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CURE Dominicana, Dominican Republic – 3/20/2013

March 20, 2013

So sorry for not writing more. The CURE Hospital had been without Internet for about a week and we ran out of Internet at the hotel a few days ago but CURE internet is now back in service.

Today we made a second visit to an orphanage for children who have lost their parents and day care place for children whose parents are unable to pay for child care. When we visited last week the woman who runs it was having major surgery that day. So we prayed for her and Elba (Spiritual Life Director from CURE) drove her to the hospital. We (Leslie, Esther and I) stayed with the staff and played with the kids for a few hours.

Leslie brought an easy craft to do and the kids ate it up. She also brought some other fun things for them that turned out to be perfect. While the older kids were doing the craft a younger child climbed in the middle and began crying. After a little while I picked him up and held him. He quieted so well I decided to play grandma and let him go to sleep in my arms. We took groceries last week and it turned out that there was hardly any food left in the house.

Let me back up and explain that this is a Christian ministry and they do not have any regular income or means of support. God has been providing. When we arrived last week the kids all came up to us and hugged us and it was so good to see them receiving warmth and affection from the “Tias” (aunties) during our time there. We returned today with more groceries and for visitors from a church in Michigan to meet the staff and see the home for the possibility of a service project there when they return with groups in the summer. We saw on the walls samples of the craft the kids did last week.

Before we left, the kids who were home decided to put the puzzle together that Leslie brought last week. We learned also that the lady that runs the home is recuperating from her surgery and we were told as the rest of the staff were hanging in there. Afterward, Lenin and I went to visit CURE patients who were receiving or had received help for surgery from US donors. Our purpose was to take pictures of them now (mostly ‘after’ pictures.). We had no GPS and it felt like we covered a good part of the city to find the children’s homes. There were lots of phone calls along the way and turning around but we found the places in the end thanks to our driver, Ramon.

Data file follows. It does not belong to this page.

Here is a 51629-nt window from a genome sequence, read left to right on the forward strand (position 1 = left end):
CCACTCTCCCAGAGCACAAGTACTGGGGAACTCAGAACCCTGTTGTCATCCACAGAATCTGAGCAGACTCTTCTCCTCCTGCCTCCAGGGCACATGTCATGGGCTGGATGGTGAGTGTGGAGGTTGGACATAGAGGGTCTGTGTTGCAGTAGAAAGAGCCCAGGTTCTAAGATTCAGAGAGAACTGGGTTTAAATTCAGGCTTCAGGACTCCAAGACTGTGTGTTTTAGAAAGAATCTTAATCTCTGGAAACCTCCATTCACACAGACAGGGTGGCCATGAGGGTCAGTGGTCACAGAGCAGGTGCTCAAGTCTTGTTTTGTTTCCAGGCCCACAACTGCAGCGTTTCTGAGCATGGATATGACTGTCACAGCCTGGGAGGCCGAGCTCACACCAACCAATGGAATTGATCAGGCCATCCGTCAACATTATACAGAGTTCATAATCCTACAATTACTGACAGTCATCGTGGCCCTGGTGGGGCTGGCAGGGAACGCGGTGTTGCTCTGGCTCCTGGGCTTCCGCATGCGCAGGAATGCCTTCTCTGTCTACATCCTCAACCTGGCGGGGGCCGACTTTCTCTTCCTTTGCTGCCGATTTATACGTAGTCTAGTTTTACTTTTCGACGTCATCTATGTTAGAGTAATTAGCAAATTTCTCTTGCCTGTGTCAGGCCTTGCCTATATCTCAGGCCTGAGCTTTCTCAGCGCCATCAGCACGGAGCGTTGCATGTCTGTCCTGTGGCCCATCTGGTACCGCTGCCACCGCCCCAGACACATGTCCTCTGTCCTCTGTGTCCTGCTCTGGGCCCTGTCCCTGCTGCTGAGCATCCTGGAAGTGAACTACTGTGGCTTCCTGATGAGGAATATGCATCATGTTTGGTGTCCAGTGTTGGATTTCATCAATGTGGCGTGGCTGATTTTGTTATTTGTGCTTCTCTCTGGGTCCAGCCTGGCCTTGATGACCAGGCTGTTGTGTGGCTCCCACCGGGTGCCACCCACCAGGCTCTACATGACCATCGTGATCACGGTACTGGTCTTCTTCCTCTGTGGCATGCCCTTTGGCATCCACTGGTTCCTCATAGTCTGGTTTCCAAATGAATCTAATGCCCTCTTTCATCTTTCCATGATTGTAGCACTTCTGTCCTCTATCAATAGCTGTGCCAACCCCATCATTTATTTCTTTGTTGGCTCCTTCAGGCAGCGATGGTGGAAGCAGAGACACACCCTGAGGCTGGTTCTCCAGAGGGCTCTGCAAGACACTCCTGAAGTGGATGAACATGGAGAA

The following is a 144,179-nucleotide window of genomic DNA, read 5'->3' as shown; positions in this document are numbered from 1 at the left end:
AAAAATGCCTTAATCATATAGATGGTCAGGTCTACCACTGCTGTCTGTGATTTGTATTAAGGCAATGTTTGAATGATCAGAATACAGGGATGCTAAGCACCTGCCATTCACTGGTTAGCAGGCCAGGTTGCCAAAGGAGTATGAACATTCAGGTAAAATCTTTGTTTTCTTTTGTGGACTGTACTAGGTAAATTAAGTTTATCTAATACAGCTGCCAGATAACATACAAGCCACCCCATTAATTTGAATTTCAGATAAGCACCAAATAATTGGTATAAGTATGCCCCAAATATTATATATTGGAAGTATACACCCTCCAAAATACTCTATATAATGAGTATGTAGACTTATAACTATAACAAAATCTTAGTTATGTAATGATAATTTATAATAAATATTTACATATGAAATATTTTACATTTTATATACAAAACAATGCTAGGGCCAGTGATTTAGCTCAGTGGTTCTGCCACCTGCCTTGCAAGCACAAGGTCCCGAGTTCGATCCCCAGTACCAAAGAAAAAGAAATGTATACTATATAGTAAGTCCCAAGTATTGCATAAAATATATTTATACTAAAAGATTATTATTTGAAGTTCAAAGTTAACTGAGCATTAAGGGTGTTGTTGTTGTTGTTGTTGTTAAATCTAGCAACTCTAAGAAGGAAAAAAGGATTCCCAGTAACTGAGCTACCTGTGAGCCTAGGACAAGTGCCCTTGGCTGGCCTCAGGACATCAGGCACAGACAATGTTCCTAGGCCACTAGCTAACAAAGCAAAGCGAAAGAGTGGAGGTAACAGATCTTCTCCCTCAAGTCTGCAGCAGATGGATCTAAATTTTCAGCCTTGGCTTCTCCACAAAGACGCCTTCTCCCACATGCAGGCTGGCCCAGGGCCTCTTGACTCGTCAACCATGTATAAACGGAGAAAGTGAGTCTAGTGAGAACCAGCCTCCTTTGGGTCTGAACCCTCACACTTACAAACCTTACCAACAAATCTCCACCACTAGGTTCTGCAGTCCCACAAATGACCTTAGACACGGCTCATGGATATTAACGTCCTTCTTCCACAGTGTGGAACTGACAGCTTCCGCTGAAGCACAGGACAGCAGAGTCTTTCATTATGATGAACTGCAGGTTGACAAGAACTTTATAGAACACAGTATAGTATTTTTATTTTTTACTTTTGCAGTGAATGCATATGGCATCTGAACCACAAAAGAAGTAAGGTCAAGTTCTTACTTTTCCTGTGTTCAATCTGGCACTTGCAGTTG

I’ve found the Dominican people to be such a warm people and these families were no different. It was great to see the kids doing so well too. Unfortunately, there was one exception we need to look into. The little girl had a cast on and when I asked the mom how long she’d had it, she said a long time. When I tried to get her to be more specific, she said it had been a year. It was very worn but a year’s worth? Not so sure….Maybe (hopefully) it has seemed like a year but it’s been a more reasonable amount of time. We’ll see. Elba has certainly kept me busy and helped me feel like a part. Various staff members keep asking when we’re coming back. I say “Dios sabe” (God knows) and tell them we love it here and we want to come back.

Thanks to all for your prayers. We’ve seen Him work in so may ways. It’s been a privilege to be here and see first hand once again lives that have been transformed both physically and spiritually. This place is gaining a great reputation here for quality medical care and genuine caring and nurturing of the individuals (patients and their families) who come here. What a testimony. Praise God that most of the employees see their work here as ambassadors of Christ who happen to clean, do bookkeeping, do nursing, doctoring, drive for the hospital, administrative work, etc. They’re even getting involved in morning chapel now- sharing messages, leading singing, singing songs. I return home refreshed and challenged and encouraged spiritually.

Gratefully,

Jackie